The closing of the gender wage gap is an ongoing phenomenon in industrialized countries. However, research has been limited in its ability to understand the causes of these changes, due in part to an inability to directly compare the work of women to that of men. In this study, we use a new approach for analyzing changes in the gender pay gap that uses direct measures of job tasks and gives a comprehensive characterization of how work for men and women has changed in recent decades. Using data from West Germany, we find that women have witnessed relative increases in nonroutine analytic tasks and non-routine interactive tasks, which are associated with higher skill levels. The most notable difference between the genders is, however, the pronounced relative decline in routine task inputs among women with little change for men. These relative task changes explain a substantial fraction of the closing of the gender wage gap. Our evidence suggests that these task changes are driven, at least in part, by technological change. We also show that these task changes are related to the recent polarization of employment between low and high skilled occupations that we observed in the 1990s.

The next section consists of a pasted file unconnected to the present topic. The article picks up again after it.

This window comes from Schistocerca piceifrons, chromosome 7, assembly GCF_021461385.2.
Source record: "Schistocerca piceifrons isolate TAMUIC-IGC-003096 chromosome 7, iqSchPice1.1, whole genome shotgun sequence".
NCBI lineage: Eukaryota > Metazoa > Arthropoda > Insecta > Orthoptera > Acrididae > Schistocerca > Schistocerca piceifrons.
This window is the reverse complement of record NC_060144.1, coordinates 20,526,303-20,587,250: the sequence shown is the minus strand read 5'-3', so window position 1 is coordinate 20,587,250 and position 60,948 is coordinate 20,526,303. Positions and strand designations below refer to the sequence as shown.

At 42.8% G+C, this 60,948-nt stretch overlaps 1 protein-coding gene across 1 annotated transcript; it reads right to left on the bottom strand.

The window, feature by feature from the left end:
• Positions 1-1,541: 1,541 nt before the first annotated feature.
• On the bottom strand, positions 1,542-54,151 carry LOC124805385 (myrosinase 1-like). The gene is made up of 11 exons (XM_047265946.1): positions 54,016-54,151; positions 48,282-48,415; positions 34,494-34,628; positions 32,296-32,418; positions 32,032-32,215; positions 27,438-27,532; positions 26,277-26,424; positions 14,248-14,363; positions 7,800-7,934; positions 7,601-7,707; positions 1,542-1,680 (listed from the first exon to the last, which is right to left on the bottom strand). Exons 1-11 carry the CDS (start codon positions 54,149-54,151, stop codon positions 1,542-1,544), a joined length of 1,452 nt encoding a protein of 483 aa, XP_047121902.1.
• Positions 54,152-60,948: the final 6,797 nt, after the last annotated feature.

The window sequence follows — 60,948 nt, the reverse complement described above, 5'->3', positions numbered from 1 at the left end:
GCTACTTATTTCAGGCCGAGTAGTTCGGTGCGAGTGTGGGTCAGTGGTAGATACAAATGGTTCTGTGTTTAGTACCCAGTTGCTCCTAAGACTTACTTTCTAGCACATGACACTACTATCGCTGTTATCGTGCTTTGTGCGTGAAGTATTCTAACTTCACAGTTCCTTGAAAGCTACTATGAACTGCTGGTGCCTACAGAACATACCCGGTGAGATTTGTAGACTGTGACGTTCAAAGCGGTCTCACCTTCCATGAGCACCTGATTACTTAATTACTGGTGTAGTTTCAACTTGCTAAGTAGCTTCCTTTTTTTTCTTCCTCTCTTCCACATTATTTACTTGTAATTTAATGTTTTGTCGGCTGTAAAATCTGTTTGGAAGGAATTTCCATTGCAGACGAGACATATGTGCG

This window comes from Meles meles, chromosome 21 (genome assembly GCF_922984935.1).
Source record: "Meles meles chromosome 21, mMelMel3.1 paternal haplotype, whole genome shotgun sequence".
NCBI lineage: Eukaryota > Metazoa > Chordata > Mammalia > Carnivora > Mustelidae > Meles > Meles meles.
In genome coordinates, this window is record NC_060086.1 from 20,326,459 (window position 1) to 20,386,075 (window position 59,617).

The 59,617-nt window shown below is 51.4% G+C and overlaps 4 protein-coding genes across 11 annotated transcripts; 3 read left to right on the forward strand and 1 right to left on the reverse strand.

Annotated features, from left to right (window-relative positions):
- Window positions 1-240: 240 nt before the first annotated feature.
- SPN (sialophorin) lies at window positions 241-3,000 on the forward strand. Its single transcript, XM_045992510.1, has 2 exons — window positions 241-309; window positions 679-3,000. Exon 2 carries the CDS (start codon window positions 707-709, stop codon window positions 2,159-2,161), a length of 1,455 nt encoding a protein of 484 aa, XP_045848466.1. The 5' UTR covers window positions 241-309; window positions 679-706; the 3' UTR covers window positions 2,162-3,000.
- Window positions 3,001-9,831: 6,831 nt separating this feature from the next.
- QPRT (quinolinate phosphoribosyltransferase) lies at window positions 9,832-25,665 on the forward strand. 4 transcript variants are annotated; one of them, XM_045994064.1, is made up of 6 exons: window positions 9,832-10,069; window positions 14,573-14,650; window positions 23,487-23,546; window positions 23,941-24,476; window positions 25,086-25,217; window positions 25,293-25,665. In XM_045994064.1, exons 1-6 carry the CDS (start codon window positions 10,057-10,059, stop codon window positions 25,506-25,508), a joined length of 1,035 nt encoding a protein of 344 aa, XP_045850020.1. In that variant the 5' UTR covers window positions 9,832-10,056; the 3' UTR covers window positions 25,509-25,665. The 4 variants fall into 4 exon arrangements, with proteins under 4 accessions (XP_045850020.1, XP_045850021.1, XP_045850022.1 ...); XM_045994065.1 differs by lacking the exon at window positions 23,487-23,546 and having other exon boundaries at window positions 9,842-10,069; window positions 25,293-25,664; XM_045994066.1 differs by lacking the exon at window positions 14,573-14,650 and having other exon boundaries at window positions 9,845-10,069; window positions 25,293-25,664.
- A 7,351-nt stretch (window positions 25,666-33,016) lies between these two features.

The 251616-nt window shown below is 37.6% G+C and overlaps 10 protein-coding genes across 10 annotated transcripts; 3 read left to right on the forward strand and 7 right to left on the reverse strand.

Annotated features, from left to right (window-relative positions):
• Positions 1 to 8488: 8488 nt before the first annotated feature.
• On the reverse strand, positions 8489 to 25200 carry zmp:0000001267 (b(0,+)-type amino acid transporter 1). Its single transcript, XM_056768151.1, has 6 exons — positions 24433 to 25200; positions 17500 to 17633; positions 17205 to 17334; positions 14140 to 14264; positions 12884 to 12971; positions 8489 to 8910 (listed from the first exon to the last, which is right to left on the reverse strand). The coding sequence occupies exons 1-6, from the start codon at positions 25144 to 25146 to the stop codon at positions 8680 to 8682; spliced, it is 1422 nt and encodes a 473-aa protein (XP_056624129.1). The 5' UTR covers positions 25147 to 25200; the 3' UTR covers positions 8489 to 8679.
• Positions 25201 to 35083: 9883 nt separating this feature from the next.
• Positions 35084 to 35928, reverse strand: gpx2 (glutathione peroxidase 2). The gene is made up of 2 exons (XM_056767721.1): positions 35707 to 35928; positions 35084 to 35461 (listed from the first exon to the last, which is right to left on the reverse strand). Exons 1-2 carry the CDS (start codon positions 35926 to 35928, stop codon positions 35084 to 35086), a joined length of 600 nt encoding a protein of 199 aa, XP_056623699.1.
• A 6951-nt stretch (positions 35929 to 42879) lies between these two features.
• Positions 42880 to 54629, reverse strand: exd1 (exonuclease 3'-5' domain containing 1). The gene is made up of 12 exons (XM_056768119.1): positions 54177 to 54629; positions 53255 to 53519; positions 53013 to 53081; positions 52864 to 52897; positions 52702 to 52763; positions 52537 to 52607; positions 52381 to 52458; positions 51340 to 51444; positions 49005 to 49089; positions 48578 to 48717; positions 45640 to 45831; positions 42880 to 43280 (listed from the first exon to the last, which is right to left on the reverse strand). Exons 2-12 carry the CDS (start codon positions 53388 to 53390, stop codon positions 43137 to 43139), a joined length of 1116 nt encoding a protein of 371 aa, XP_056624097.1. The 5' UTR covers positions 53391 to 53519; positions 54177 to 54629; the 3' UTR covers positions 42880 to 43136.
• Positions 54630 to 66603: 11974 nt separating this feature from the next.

Black, Sandra E. and Alexandra Spitz-Oener (2007), Explaining Women's Success: Technological Change and the Skill Content of Women's Work, ZEW Discussion Paper No. 07-033, Mannheim.